the frozen state. Earlier, I wrote my views on several paintings, but in fact, the titles given to the paint
-ings by the artist were indicating the shapes or events in the paintings as something different. What
I saw as green men overlapping each other or multiplying green seaweed,according to the artist,were trees (Growing Tomb), and what I saw as human figures tearing through the canvas were actually
people in a grass field (Into the Field). Though spectators are free to see anything they want in paint
-ings, regardless of the artist's intention, what was the reason for seeing simple forms such as trees
or people on the grass so differently? I give the analogy that it is because the artist sees the ordinary
visual world differently and shapes it differently from us. As objects or human figures change into
strange shapes and unexplainable events take place in the world of dreams or fantasy, Song Myung-
Jin observes the landscapes of daily life strangely and visualizes what she has seen in her canvas.
Thus, the world which only the artist could see is transferred to the shared world of visibility which
we can all see. In that world, a bird, which looks like it was frozen in flight, flies over a landscape
of a gigantic mountain embracing numerous small hills. It is somewhat surprising that the scene of
a graveyard built where the mountain has been cut away, which can be easily witnessed out the
window of an express bus, looks like that to the artist. Field of Landscape is a painting of the river
banks in front of the artist's house. Without the explanation in the title, we would only see all the styliz
-ed plants, which could perhaps be found in fairy tales, and the variation of the flat green vegetation.
By depicting objects or landscapes 2-dimensionally in a variation of just one hue, the artist makes us
feel alienation. On the other hand, the events that take place in the paintings do not follow the rule of
causality,but are presented like a scene of a stage, stirring our imaginations. Before Song's paintings,
we do not just follow the images with our eyes, but also perform "imagination" using the painting as a
motive. For example, as we look at In the Shadow, we try to imagine what kind of conspiracy the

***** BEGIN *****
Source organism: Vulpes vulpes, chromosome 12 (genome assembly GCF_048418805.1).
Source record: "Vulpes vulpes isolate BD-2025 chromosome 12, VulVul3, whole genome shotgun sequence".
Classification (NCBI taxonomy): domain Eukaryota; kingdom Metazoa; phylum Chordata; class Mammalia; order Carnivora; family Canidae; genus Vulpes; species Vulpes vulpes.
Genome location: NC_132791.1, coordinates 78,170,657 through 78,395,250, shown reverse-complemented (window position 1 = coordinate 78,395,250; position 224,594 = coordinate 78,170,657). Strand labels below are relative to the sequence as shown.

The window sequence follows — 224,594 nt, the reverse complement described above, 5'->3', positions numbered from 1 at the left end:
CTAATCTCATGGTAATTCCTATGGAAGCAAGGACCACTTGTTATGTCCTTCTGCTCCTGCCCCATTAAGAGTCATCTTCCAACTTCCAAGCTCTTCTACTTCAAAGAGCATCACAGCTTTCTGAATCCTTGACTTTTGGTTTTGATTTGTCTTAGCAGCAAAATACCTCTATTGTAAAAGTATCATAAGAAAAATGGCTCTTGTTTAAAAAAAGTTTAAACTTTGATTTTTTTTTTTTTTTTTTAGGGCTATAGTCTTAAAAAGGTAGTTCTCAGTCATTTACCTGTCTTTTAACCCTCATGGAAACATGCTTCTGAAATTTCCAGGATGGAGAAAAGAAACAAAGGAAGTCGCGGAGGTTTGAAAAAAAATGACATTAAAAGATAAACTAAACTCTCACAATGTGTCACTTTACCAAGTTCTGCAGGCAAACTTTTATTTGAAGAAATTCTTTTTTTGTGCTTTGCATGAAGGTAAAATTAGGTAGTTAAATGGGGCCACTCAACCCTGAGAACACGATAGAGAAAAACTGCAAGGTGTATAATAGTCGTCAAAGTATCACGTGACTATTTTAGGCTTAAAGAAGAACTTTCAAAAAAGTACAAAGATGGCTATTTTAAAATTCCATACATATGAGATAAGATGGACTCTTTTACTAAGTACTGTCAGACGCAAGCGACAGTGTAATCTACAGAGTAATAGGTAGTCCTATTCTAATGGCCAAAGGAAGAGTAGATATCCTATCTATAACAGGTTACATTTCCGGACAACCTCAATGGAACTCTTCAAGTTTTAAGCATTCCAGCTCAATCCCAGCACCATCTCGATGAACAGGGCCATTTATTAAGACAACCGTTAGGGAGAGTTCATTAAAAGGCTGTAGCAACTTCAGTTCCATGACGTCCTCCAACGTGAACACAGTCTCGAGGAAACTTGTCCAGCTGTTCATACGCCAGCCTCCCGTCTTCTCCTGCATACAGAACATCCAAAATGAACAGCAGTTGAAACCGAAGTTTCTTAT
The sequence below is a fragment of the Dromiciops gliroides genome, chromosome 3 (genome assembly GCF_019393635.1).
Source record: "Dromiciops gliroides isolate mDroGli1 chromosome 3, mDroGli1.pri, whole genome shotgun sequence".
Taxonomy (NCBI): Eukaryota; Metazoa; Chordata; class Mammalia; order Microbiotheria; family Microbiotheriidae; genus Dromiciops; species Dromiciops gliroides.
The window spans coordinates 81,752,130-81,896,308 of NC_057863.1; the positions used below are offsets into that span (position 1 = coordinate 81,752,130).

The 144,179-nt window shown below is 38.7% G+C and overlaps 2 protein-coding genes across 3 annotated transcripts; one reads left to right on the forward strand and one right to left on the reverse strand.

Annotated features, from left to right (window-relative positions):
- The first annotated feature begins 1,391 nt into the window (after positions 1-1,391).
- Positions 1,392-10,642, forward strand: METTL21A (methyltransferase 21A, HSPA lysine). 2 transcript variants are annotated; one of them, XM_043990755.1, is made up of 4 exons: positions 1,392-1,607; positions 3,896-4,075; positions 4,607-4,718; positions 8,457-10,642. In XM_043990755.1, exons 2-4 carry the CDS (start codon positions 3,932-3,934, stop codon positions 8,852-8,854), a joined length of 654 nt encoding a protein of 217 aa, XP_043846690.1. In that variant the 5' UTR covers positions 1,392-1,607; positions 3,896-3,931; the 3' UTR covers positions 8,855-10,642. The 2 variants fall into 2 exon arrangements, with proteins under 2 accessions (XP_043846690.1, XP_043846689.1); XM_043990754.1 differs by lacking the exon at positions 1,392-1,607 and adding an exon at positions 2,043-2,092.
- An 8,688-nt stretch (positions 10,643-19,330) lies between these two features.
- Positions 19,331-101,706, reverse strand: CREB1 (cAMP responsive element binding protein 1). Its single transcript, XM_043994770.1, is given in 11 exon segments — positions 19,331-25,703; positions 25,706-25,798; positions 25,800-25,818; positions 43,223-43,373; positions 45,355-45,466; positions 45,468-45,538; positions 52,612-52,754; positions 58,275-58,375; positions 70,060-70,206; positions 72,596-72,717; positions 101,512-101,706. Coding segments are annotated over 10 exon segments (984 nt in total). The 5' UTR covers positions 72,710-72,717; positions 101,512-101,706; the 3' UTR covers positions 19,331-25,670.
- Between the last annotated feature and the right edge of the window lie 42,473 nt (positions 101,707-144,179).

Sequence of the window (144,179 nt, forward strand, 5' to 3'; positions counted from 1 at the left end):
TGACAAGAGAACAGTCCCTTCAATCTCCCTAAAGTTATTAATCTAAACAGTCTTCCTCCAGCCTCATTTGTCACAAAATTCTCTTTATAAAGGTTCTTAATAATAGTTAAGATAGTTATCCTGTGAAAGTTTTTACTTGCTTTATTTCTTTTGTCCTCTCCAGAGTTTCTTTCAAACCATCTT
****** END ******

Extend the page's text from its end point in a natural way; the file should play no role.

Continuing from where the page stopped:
four people (if they are actually people), half buried in the green grass under the thick shadow of the
bridge column, are up to. Not only do we imagine the events, but also the movement. "Whik" is a
painting of the trace of something that zoomed across a grass lawn under a bridge, drawing a diagon
-al parabola. However, the subject of the movement and how such a trace was made is up to your
imagination. Song's paintings consistently request this "(imaginative) intervention by spectators."The
request can be interpreted as the hope of the artist for us to actively move our thoughts and visual
perceptions as we face the surface of the painting, beyond contemplation, which is the traditional
way of art appreciation.As dreams are short, the impressions we get from objects and events are also short. And as dreams originate from our imagination, the impressions we get from objects and events are based on our imagination as well. To paint is to extend such shortness of a dream or impression, or individuality into a picture. Some paintings go beyond tying such impressions on the flat, and share them with others and move them(the viewers and the impressions themselves).Song's paintings also belong to this category.
          
   Some readers may denounce me, saying what makes such characteristics the delight of painting,
and even if it was delight, how could us ordinary spectators besides certain art appreciators well vers
-ed in art theory "share" such excessive intellectuality. Reasonable as it is, such criticism is valid
only for pointing out the difficulty of this article, which interprets the artist's painting into words. So we
must see the series of paintings painted by Song Myung-Jin. We must see how the personal visual
world of the artist which was asleep, developed into a shared space of visibility, and enjoy it fully.
Who knows? If that sort of appreciation is successful, perhaps this overly pedantic critique may be
comprehended.

  Kang, Su-Mi (Aesthetics)